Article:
Cable Raincoat A-2 CBI

Art65

Member
Hi all,

Here a Cable Raincoat A-2, as far as I can see it is completely original, 10th Airforce, named, 9th Bombgroup, Flying Cobra's, CBI. Please take a look and comment. I am here to learn.. There is some info on Lt. Bubb on the web, will try to learn more..

2 (1).jpg
3 (1).jpg
4 (1).jpg
5 (1).jpg
6 (1).jpg
7 (1).jpg
8 (1).jpg


1 (1).jpg
 

Attachments

  • 9 (1).jpg
    9 (1).jpg
    818.7 KB · Views: 154

Art65

Member
love all the leather patches! stunning jacket in wonderful condition!
Thanks Edward! Would like to know more about the blood chit. They are all well made, except the flying cobra's that looks like an amateur made it...
 

Edward

Well-Known Member
Thanks Edward! Would like to know more about the blood chit. They are all well made, except the flying cobra's that looks like an amateur made it...
Many patches of that nature were theater made and usually created by the locals that weren’t necessarily professionals… Sometimes the airmen had guys in the shops make the patches which is why they would look amateurish… It actually adds character and lends to its authenticity! Otherwise embroidered cloth patches were made on machines but typically leather ones weren’t official issue and local area crafts persons were commissioned. So leather patches of course by nature are all handmade and depending on the skill set of the person making it would determine its final quality.
I’m not any kind of expert. Leather patches are quite desirable for its rarity and artistic nature. Many of them were made of lesser quality and thin leather and usually did not survive very well… They were dry rot and fall apart so the fact that yours look as great as they do is really fantastic and adds to the value to your jacket in a very large way! Especially the American flag blood chit.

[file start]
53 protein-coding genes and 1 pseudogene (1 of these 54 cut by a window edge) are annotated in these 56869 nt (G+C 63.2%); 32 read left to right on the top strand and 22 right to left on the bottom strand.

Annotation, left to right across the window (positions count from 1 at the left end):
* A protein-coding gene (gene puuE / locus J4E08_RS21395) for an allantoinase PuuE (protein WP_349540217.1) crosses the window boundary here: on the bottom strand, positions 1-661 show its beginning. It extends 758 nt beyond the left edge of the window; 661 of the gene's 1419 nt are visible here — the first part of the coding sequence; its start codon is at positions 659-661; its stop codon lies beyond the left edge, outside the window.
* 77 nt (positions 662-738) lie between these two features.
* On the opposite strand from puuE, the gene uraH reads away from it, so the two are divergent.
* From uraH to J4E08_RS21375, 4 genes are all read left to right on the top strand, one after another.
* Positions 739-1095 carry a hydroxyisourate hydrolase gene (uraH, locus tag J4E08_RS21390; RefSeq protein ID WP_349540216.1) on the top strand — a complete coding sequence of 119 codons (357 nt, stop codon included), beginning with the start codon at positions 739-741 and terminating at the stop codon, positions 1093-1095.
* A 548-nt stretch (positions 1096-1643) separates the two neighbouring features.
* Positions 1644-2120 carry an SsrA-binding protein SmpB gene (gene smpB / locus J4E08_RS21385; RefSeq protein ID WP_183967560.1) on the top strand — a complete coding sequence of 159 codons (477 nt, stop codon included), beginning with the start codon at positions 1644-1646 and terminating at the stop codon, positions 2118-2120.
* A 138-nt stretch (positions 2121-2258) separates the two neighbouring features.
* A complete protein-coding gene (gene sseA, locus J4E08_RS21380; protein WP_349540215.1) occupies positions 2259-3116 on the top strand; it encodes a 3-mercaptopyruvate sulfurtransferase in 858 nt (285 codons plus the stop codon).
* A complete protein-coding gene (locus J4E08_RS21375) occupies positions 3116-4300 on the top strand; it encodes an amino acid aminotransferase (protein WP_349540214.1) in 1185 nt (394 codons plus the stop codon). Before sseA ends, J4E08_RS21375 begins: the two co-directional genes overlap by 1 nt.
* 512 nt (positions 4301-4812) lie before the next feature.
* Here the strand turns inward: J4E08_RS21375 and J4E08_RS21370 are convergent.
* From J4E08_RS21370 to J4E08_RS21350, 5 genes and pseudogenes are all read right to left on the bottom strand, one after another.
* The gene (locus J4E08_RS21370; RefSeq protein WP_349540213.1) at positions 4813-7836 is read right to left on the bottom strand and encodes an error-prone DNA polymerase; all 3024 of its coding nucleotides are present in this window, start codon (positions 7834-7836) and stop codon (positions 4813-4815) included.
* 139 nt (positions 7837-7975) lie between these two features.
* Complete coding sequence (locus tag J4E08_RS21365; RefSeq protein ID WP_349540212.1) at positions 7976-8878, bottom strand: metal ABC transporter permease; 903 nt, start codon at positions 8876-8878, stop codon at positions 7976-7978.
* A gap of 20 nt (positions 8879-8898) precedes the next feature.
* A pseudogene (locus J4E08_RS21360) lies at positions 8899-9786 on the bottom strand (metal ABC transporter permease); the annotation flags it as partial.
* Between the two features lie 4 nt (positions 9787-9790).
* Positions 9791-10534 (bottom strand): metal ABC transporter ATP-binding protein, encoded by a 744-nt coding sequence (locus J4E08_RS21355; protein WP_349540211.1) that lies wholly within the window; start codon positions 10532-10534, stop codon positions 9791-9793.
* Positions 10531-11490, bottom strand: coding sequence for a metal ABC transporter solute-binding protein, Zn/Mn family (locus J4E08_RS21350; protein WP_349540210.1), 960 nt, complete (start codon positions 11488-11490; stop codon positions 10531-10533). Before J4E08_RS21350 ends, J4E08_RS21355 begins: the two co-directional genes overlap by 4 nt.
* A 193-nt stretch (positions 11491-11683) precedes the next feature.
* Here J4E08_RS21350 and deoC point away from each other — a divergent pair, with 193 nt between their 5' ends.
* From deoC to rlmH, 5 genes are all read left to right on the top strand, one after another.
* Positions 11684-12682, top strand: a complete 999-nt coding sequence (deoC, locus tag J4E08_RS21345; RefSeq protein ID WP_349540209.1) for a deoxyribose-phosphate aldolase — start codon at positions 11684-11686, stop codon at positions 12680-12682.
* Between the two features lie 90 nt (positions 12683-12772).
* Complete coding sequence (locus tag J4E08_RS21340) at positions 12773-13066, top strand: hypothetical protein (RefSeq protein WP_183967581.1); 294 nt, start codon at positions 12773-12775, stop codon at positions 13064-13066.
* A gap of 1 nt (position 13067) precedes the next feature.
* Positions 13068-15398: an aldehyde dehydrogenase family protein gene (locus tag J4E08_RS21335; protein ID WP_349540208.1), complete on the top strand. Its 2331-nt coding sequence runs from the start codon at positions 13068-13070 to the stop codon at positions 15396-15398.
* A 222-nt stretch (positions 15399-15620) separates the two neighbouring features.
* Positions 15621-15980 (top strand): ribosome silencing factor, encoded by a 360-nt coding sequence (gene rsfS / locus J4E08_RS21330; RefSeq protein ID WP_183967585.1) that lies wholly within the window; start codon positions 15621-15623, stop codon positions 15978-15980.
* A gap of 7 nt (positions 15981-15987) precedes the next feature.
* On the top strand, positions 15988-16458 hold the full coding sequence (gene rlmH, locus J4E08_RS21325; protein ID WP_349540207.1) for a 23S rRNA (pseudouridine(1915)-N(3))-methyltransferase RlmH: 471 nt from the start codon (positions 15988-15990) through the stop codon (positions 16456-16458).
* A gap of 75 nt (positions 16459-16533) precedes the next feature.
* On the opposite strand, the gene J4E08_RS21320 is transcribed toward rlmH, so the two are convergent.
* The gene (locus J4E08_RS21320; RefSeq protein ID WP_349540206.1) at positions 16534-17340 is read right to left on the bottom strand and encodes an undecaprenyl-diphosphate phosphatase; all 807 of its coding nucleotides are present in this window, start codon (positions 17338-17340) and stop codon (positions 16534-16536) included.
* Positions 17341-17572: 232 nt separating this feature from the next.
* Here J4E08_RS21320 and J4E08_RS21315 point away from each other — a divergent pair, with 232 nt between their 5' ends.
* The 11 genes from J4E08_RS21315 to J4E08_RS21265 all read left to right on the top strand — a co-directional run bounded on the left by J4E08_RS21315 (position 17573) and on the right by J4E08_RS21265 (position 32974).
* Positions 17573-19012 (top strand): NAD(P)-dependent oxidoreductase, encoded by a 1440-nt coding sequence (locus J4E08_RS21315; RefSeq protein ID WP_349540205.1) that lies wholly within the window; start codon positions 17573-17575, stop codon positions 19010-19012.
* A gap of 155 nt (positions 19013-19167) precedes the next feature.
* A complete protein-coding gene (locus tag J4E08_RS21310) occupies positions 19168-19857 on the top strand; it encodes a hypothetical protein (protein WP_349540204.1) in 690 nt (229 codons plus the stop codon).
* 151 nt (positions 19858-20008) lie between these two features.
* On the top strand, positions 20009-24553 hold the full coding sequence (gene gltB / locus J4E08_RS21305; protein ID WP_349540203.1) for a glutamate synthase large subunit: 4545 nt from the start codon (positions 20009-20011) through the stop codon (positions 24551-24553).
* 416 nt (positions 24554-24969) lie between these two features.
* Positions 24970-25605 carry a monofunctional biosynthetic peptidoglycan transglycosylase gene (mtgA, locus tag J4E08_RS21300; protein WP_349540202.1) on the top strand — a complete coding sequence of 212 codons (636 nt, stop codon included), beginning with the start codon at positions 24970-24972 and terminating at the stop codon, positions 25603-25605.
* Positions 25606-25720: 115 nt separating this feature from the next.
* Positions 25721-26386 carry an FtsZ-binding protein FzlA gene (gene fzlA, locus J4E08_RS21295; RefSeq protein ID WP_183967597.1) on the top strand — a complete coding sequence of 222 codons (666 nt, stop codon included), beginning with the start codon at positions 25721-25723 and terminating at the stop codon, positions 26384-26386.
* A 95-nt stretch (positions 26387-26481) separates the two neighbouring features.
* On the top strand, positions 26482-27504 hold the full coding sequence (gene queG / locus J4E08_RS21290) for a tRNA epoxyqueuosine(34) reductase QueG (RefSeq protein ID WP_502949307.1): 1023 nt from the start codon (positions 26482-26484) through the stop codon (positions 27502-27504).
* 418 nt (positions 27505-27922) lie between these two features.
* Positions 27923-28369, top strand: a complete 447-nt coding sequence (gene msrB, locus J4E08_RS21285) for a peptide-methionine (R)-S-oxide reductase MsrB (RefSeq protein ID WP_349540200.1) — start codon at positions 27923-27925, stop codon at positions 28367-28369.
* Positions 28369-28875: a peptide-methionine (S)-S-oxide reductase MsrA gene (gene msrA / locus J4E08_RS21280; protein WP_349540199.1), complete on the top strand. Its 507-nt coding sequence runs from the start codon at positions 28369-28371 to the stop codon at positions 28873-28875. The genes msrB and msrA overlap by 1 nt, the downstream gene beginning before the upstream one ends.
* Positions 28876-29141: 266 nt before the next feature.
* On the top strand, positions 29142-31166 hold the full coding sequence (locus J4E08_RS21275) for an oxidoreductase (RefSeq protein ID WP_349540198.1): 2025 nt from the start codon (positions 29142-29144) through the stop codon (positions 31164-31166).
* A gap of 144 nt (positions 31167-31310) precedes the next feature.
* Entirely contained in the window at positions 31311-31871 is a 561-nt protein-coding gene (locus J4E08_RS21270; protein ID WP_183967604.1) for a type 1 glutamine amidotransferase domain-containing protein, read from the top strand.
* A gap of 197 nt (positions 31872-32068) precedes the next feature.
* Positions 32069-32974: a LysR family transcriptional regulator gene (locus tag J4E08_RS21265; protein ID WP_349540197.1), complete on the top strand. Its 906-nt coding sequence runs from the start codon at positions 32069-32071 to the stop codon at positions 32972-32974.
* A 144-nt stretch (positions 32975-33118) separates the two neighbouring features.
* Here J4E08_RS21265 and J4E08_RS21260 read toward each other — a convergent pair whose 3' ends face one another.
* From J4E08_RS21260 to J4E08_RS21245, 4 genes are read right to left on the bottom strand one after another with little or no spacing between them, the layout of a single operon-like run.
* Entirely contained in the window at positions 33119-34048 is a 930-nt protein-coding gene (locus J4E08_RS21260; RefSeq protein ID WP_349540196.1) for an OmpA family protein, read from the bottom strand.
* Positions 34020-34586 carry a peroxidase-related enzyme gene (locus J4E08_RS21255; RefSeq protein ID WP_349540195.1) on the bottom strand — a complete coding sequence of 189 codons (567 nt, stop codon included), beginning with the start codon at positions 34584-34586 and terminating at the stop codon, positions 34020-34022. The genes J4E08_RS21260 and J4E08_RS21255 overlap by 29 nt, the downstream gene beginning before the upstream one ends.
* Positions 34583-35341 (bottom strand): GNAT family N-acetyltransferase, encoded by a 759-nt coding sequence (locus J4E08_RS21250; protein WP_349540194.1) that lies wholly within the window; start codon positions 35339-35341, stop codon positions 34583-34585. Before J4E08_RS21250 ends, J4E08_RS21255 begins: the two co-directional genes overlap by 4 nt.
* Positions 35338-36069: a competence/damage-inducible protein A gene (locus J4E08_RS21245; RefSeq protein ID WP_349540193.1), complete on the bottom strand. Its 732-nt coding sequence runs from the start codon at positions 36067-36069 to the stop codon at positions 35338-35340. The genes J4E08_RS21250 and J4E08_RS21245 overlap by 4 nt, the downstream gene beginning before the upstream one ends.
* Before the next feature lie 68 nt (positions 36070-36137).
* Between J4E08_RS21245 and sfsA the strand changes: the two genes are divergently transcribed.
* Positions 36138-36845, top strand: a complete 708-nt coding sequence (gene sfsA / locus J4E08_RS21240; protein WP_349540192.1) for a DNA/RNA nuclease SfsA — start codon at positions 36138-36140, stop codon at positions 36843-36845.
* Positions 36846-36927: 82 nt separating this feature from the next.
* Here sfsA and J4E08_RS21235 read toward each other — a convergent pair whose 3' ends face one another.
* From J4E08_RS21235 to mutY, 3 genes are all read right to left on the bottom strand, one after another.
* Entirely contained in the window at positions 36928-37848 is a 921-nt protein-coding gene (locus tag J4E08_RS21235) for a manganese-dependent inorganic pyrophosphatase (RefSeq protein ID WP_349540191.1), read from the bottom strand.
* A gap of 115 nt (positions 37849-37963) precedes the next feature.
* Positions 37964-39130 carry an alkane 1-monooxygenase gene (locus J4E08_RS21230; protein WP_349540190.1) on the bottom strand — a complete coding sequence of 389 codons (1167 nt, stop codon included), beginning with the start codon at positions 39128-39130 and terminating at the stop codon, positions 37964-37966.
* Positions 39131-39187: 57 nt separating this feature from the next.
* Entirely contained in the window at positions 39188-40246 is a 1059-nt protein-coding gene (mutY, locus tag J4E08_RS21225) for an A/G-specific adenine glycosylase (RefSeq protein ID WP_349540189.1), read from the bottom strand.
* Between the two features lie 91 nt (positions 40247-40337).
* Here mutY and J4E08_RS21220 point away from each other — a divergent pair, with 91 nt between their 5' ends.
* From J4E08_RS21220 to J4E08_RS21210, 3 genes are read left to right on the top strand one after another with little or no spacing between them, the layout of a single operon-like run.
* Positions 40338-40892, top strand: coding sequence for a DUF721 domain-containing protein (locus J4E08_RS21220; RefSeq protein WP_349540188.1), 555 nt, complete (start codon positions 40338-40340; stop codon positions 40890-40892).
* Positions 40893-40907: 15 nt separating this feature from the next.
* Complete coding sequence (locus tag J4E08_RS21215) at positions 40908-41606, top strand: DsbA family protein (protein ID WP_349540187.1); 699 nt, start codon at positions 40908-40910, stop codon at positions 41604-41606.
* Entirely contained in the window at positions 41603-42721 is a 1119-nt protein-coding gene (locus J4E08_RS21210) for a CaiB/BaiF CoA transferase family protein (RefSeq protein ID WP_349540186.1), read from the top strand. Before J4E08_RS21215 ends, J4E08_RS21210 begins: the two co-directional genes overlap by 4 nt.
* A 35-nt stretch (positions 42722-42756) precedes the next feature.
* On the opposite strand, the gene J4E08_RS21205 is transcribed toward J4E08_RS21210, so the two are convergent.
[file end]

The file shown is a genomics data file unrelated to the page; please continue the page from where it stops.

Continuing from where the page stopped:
Silver Surfer

Well-Known Member
i could be wrong [pix are a little unclear], but there appears to be ghost stitching around the blood chit and us flag on the back. if so, this would lead me to think that the blood chit and flag were added at some point to replace the patches on the back. not exactly unusual, as these blood chits were sometimes removed by vets for what ever reason, ie: too attention getting during the post wwll period of us chinese probs, sold off, dry rot, given to family, etc. the flying cobra patxh looks good, but the border around the patch looks awfully new as compared to the rest of jacket and patches. mind you, this is a visually accessed opinion, and not writ in stone.
 
Last edited:

Edward

Well-Known Member
The flying cobras is particularly nice actually because not only is it a leather patch but it’s hand-painted! Which again depending on the talent of the artist is what determines whether it looks more or less professional but as far as desirability goes that does not lessen its value or interest whatsoever!
 

Edward

Well-Known Member
Agree with silver surfer… Many times when patches of this nature which tend to wear out or rot away when they’re in this kind of condition closer examination is needed to determine if they are postwar additions… My personal opinion about CBI jackets is that they were not worn nearly as much as they were in the ETO so less wear and tear however the extreme heat and humidity of the south pacific area was detrimental to leather… Also it depends on which crew member that jacket belong to and what his job was a board the aircraft would determine how much wear and tear the jacket would receive… Depending on whether or not he wore parachute harness with a backpad or a seat pad parachute and if he sat in a cockpit chair or was a standing gunner or a bombardier… Like silver surfer said many patches were removed later in the war due to the fact that if you landed in China being there was a Civil War there were not necessarily Friendly’s that would take too well to the nationalist Chinese flag and you could be held hostage for ransom instead of protected for a promised reward they weren’t sure they would actually receive. Many cloth type blood chits were sewn inside the jacket for that very reason.